OSDI '02 Abstract
Using Model Checking to Debug Device Firmware
Sanjeev Kumar and Kai Li, Princeton University
Device firmware is a piece of concurrent software that achieves high performance at the cost of software complexity. They contain subtle race conditions that make them difficult to debug using traditional debugging techniques. The problem is further compounded by the lack of debugging support on the devices. This is a serious problem because the device firmware is trusted by the operating system.
Model checkers are designed to systematically verify properties of concurrent systems. Therefore, model checking is a promising approach to debugging device firmware. However, model checking involves an exponential search. Consequently, the models have to be small to allow effective model checking.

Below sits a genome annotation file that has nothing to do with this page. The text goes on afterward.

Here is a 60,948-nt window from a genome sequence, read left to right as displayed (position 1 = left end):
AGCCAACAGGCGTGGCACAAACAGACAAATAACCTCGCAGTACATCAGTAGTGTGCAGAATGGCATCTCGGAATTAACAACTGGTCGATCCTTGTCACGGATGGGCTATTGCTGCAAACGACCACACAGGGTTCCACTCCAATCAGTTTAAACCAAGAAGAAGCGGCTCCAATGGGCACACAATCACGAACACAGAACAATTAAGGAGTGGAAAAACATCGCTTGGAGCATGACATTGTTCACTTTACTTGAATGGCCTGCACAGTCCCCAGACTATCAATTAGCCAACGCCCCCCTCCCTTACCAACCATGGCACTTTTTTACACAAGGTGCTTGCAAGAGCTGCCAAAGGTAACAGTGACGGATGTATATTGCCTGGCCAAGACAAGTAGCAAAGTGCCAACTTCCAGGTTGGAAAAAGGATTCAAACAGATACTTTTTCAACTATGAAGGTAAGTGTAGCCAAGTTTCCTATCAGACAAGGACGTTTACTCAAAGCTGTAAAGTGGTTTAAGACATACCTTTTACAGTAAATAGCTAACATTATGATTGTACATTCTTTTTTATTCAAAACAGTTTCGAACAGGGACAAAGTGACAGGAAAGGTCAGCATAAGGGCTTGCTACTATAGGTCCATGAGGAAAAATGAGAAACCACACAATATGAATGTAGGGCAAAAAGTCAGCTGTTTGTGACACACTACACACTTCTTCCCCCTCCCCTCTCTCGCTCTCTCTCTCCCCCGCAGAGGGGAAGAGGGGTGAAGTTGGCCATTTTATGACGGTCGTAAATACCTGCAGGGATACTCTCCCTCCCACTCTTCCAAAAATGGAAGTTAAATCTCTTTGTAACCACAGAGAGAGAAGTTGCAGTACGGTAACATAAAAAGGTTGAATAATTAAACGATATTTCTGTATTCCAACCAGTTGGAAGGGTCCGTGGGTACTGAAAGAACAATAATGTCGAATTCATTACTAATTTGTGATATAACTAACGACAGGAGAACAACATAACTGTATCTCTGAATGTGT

This paper describes the abstraction techniques used by the ESP compiler to extract abstract models from device firmware written in ESP. The abstract models are small because they discard some of the details in the firmware that is irrelevant to the particular property being verified. The programmer is required to specify the abstractions to be performed. The ESP compiler uses the abstraction specification to extract models conservatively. Therefore, every bug in the original program will be present in the extracted model.
This paper also presents our experience with using Spin model checker to develop and debug VMMC firmware for the Myrinet network interfaces. An earlier version of the ESP compiler yielded models that were too large to check for system-wide properties like absence of deadlocks. The new version of the compiler generated abstract models that were used to identify several subtle bugs in the firmware. So far, we have not encountered any bugs that were not caught by Spin.
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